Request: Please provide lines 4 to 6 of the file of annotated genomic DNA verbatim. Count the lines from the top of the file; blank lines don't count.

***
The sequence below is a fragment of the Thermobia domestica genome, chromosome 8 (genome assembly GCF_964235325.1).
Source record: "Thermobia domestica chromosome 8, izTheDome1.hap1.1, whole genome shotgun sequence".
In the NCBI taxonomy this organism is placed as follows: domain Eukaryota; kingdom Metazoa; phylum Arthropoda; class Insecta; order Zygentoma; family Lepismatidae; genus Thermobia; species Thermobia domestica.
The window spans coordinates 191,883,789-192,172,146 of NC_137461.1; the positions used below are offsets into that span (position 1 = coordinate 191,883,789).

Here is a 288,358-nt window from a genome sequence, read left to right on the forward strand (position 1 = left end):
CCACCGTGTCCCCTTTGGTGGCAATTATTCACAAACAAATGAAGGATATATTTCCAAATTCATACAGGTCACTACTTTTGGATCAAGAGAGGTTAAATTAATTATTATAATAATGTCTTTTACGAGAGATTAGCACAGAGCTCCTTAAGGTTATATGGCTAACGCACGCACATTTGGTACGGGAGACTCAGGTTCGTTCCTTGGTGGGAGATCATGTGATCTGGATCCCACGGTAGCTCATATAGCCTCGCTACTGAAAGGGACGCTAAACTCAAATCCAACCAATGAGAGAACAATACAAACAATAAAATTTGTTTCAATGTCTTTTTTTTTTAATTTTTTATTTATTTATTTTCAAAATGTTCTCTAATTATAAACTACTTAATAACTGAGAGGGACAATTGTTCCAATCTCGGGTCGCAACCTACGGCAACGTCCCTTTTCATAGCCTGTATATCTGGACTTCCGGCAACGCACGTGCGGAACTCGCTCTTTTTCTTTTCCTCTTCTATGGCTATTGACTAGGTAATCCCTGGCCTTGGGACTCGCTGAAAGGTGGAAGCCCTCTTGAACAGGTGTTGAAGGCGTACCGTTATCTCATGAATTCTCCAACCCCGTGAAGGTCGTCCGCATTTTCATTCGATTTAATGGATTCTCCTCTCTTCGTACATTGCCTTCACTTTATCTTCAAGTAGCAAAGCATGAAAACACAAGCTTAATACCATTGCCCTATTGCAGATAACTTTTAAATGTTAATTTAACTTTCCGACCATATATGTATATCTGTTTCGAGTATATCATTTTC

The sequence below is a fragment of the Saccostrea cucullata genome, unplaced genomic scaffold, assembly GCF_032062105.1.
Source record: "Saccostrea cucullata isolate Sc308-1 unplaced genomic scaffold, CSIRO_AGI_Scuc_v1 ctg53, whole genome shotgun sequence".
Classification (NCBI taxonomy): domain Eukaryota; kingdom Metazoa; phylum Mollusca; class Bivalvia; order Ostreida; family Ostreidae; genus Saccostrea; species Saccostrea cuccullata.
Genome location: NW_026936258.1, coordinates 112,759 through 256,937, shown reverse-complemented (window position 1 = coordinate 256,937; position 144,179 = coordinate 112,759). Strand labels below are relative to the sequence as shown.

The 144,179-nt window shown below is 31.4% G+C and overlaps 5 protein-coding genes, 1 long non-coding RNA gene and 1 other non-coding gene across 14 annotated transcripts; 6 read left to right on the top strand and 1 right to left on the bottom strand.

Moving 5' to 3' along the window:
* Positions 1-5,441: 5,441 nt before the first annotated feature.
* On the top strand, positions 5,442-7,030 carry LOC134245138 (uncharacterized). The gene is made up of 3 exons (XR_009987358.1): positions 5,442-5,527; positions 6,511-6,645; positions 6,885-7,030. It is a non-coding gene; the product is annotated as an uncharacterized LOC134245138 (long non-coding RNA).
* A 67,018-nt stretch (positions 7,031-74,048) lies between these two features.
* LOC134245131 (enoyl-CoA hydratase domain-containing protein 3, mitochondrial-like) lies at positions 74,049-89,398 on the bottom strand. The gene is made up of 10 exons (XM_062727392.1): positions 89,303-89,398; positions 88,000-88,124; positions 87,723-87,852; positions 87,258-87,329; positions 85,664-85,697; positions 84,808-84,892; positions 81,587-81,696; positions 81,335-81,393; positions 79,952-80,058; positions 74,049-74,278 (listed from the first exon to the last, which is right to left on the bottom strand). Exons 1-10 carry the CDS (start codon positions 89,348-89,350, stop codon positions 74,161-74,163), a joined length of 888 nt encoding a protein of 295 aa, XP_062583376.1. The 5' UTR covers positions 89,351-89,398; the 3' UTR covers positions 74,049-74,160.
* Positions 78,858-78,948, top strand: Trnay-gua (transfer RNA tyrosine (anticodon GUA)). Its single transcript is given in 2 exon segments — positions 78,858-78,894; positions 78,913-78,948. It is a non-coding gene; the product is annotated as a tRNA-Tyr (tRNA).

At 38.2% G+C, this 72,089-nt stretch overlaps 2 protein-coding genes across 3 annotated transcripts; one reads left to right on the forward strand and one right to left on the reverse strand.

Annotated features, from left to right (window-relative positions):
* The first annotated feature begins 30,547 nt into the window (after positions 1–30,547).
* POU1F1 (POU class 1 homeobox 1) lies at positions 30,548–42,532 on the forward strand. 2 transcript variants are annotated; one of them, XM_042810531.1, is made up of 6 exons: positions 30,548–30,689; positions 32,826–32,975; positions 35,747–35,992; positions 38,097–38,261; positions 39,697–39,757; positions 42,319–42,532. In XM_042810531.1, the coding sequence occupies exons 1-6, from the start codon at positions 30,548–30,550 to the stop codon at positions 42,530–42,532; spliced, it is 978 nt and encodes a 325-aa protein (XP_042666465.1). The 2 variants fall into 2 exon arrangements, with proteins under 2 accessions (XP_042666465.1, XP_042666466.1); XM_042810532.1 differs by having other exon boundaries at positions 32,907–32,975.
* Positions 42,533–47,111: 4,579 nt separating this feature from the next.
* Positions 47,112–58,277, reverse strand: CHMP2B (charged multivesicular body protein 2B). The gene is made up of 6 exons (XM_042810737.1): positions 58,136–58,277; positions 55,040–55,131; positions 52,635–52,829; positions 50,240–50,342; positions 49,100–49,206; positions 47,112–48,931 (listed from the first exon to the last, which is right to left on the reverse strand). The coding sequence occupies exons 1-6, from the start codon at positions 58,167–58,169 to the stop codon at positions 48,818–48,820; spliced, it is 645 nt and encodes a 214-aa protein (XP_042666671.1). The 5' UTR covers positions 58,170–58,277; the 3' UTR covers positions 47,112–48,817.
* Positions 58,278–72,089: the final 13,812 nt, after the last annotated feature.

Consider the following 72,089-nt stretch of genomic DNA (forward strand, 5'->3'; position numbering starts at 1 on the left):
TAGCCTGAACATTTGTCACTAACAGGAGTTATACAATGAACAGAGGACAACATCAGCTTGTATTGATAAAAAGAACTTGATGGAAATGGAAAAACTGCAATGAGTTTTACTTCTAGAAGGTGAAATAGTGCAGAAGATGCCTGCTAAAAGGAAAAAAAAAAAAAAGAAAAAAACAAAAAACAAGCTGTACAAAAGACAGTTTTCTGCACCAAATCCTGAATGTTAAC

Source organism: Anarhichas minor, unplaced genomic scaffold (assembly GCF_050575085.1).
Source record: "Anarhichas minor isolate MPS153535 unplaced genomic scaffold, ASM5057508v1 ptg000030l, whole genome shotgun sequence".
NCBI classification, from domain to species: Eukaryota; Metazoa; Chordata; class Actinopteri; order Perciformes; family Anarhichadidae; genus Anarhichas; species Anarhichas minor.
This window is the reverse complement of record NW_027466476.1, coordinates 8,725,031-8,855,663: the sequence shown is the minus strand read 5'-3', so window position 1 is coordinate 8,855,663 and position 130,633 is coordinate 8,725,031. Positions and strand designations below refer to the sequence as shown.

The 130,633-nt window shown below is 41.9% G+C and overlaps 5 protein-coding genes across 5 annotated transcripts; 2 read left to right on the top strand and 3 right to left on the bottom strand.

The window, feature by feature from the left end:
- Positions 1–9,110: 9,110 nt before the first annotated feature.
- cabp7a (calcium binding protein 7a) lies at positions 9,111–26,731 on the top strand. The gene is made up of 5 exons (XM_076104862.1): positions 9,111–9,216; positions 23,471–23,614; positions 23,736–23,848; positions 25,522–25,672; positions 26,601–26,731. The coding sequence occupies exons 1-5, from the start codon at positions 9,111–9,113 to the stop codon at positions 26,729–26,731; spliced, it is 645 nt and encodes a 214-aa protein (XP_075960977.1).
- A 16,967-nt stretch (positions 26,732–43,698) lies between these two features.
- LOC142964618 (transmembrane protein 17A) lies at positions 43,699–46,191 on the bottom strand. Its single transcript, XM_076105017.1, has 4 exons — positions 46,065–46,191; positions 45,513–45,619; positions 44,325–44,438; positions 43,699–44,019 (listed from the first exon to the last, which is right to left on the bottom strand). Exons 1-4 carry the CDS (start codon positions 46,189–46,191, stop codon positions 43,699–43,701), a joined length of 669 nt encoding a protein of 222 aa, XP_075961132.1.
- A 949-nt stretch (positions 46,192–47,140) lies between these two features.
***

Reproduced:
The window spans coordinates 191,883,789-192,172,146 of NC_137461.1; the positions used below are offsets into that span (position 1 = coordinate 191,883,789).

Here is a 288,358-nt window from a genome sequence, read left to right on the forward strand (position 1 = left end):
CCACCGTGTCCCCTTTGGTGGCAATTATTCACAAACAAATGAAGGATATATTTCCAAATTCATACAGGTCACTACTTTTGGATCAAGAGAGGTTAAATTAATTATTATAATAATGTCTTTTACGAGAGATTAGCACAGAGCTCCTTAAGGTTATATGGCTAACGCACGCACATTTGGTACGGGAGACTCAGGTTCGTTCCTTGGTGGGAGATCATGTGATCTGGATCCCACGGTAGCTCATATAGCCTCGCTACTGAAAGGGACGCTAAACTCAAATCCAACCAATGAGAGAACAATACAAACAATAAAATTTGTTTCAATGTCTTTTTTTTTTAATTTTTTATTTATTTATTTTCAAAATGTTCTCTAATTATAAACTACTTAATAACTGAGAGGGACAATTGTTCCAATCTCGGGTCGCAACCTACGGCAACGTCCCTTTTCATAGCCTGTATATCTGGACTTCCGGCAACGCACGTGCGGAACTCGCTCTTTTTCTTTTCCTCTTCTATGGCTATTGACTAGGTAATCCCTGGCCTTGGGACTCGCTGAAAGGTGGAAGCCCTCTTGAACAGGTGTTGAAGGCGTACCGTTATCTCATGAATTCTCCAACCCCGTGAAGGTCGTCCGCATTTTCATTCGATTTAATGGATTCTCCTCTCTTCGTACATTGCCTTCACTTTATCTTCAAGTAGCAAAGCATGAAAACACAAGCTTAATACCATTGCCCTATTGCAGATAACTTTTAAATGTTAATTTAACTTTCCGACCATATATGTATATCTGTTTCGAGTATATCATTTTC